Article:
Plant combination ideas
‘Simply the best Hydrangea ever!’ Adrian Bloom says. That’s some statement but it is based on his twenty-five-year experience growing ‘Annabelle’ at Bressingham. A chance to find out for yourself! Hydrangea Annabelle, in the picture above, makes a very good partner in late summer to early autumn with Rudbeckia ‘Goldsturm’, which is a black-eyed Susan sensation in the garden for several weeks.
More planting inspiration from Adrian Bloom’s private garden below
Seen in a planting at Foggy Bottom and central to the picture is the chocolate leaved Ageratina, funnily enough called ‘Chocolate’. This provides perfect contrast to Geranium ‘Rozanne’ and behind, Miscanthus sinensis ‘Morning Light’. Left is Sedum (or if you prefer Hylotelephium) ‘Matrona’.
A plant for both flower and foliage is Brunnera ‘Jack Frost’, here seen in spring with forget-me-not like blue flowers against a Japanese maple.
Plant now for enjoyment all summer
We would love to encourage you to consider planting a range of plants which have proven themselves at Bressingham. We highlight plants that singly are great, together are dramatic and dare we suggest “fantastic” partners planted together. Let’s build a combination for light shade, or full sun, where not too dry.
If you want to have a good show over a long period, here is a possible planting plan. The key plant (1) is the Hydrangea, but the others are in a fully supporting role with both foliage and flower, creating contrast and a combination to last even as much as a few years. Below you find information on the single plants.
1. Hydrangea arborescens ‘Annabelle’
The number one plant in the centre must be Hydrangea arborescens ‘Annabelle’, which is spectacular in many places in The Bressingham Gardens. Many of you may not be aware that we have plants for sale, as it is a shrub, but a shrub that you treat like a perennial, cutting old growth to the ground right about now. New shoots soon emerge, first, green flowers in June and thereafter all summer and into autumn, when you can cut dead flowers for drying. Read More on this Plant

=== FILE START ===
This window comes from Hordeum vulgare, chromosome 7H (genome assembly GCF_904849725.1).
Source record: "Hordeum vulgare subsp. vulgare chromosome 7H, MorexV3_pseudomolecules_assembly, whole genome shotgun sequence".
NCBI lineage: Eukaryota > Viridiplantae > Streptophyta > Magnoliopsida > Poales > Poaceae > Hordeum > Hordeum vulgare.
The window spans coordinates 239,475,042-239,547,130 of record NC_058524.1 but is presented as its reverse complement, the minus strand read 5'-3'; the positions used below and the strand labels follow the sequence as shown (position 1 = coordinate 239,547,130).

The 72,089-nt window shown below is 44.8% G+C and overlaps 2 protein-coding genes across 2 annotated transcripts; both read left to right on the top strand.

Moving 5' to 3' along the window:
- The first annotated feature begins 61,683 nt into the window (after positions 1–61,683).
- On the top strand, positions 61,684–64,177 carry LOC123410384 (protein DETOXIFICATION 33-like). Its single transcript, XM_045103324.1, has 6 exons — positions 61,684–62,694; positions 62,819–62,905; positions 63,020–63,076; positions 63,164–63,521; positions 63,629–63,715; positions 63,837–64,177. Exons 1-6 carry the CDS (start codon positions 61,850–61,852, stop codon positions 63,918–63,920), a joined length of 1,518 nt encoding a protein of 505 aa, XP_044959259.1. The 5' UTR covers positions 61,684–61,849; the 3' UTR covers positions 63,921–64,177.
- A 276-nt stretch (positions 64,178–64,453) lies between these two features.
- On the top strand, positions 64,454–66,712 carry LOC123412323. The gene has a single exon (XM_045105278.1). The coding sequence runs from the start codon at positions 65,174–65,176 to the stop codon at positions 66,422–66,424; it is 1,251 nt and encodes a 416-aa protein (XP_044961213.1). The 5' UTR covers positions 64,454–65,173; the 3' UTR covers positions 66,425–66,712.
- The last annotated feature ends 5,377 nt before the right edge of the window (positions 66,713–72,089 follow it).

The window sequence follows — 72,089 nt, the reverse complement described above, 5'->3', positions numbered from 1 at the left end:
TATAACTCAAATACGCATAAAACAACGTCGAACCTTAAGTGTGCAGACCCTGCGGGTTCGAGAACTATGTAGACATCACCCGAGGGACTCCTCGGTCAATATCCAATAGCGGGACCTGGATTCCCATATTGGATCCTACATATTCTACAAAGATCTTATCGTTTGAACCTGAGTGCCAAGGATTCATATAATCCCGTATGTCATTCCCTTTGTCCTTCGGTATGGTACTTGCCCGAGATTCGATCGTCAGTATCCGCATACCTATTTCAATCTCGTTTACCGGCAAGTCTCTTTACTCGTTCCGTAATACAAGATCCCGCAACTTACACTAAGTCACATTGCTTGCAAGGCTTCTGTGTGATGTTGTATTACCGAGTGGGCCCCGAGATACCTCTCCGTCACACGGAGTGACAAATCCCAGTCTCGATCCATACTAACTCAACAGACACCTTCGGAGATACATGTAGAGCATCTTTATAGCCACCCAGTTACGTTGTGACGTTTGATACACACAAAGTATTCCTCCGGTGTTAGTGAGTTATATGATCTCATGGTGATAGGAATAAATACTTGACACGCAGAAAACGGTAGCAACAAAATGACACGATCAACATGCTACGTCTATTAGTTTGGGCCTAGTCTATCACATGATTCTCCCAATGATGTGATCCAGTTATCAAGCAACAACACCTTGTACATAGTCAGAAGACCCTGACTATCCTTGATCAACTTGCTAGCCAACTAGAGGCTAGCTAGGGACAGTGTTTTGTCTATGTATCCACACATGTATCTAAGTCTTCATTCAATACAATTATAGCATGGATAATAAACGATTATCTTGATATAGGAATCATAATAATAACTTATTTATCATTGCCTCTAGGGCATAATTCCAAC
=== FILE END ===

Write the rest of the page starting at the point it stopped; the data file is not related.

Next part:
We called this hardy Geranium, the perennial of the millennium, and for sheer flower power no other Geranium can come near it. To uphold respect from others, no gardener can afford to be without, but if you haven’t got it, now is your chance (and we won’t report you!) to order. Read More on this Plant
3. Rudbeckia fulgida ‘Goldsturm’
A top 10 perennial of all time. Glossy leaves and a succession of black-eyed Susan flowers from August to October. What’s not to like? Read More on this Plant
4. Ageratina altissima ‘Chocolate’
Remember the chocolate. Forget the flowers (if you want to). This was formerly listed as a Eupatorium, an easy growing plant with purple-brown leaves which from spring emergence to early autumn are a deep chocolate colour, used mainly as a foliage plant, and combining well with the others. Eventually 5ft if allowed to flower, white heads in late in autumn.
5. Brunnera macrophylla ‘Jack Frost’
And near the front for spring flowers and summer foliage, the aptly named plant ‘Jack Frost’ is another great plant suitable for sun or part shade. Read More on this Plant